Popular blog comment service Disqus announced Friday that it experienced a breach of its systems in 2012 that resulted in 17.5 million user email addresses and passwords being stolen by hackers.

The five-year-old incident that went undetected until recently also exposed the Disqus usernames associated with an individual's email, the date the account was created, and the date of last time a user logged in.

Frequent blog and website commenters are no doubt familiar with Disqus, which has been a popular WordPress plugin on sites that have a section for reader engagement. The third-party comment platform has been a staple of a number of well-trafficked sites.

According to Disqus, the hack of its database occurred sometime in July 2012, and was first brought to light on October 5 by an independent security researcher who discovered Disqus data online. Information exposed in the breach dated back as far as 2007.

While passwords for about one-third of the stolen user accounts were included in the breach, there is some good news and bad news regarding their potential exposure.

The good news is Disqus did not store the passwords in plaintext. The company used a hashing algorithm that included a salting function—a process that inserts random data into a password when it is stored in order to make it difficult for a hacker to crack.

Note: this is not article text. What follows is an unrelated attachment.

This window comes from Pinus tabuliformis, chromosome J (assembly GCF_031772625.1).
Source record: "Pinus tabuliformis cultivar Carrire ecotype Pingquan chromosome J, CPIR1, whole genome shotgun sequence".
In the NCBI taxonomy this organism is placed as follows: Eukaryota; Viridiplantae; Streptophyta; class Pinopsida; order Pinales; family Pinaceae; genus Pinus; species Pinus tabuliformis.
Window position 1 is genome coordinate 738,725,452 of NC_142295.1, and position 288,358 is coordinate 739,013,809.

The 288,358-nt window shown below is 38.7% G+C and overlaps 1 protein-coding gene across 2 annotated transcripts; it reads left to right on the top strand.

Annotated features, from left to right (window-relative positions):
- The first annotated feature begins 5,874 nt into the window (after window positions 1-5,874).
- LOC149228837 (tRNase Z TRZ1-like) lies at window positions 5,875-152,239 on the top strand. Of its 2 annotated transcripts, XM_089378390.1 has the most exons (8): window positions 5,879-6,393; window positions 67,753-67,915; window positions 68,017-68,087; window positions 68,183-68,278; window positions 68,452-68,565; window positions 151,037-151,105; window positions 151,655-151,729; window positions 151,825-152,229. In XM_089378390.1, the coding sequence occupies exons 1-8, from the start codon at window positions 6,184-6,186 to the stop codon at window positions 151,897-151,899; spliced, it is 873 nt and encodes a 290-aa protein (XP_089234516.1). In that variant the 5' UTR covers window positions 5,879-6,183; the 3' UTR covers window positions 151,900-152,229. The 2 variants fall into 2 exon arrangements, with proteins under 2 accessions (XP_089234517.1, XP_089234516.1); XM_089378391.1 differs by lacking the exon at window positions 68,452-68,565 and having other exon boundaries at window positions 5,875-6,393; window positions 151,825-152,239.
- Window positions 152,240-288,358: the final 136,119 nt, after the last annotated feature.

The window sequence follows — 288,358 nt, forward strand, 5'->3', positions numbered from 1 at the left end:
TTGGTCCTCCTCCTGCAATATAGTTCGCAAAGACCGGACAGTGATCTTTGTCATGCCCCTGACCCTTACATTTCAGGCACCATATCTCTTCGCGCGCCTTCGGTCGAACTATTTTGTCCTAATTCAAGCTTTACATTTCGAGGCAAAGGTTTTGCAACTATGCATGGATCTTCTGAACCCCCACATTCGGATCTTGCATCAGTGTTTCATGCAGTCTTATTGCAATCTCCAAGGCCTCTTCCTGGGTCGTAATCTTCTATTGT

The bad news is that Disqus did its hashing with the SHA1 algorithm—a previous web standard that has since been phased out after researchers discovered it was possible to crack the algorithm and unmask hashed information. Disqus has since switched to the more secure bcrypt algorithm for password hashing.

So far, Disqus has reported no evidence of an unauthorized login attempt in relation to the breach. As a safety precaution, the company automatically reset the passwords of all user account that were discovered to have been stolen.

Per usual, the biggest risk in a breach like this isn’t necessarily the exposed account itself being compromised but other accounts associated with a user. The damage that could be done by someone hijacking a person’s Disqus account is likely minimal—at worst it could give someone a bad reputation by posting malicious comments under their name.

If a person used the same email address and password to login to other accounts, though, a breach like this one could create additional concern. Any account with a reused password is at risk of being compromised. Users are advised to change the password of any account that may have had the same password as their Disqus account.

Disqus also warned since the email addresses were stored in plain text, users may experience an increase in spam or phishing attempts targeting their account.

The comment platform didn’t have any additional information regarding how the breach occurred, but Disqus did receive high marks for its disclosure of the unfortunate event.

The company published a full timeline of when it learned of the breach, how it confirmed its validity, and how it could affect its users—a stark contrast to how a company like Equifax, which waited 40 days before publicly revealing its breach, handled the situation.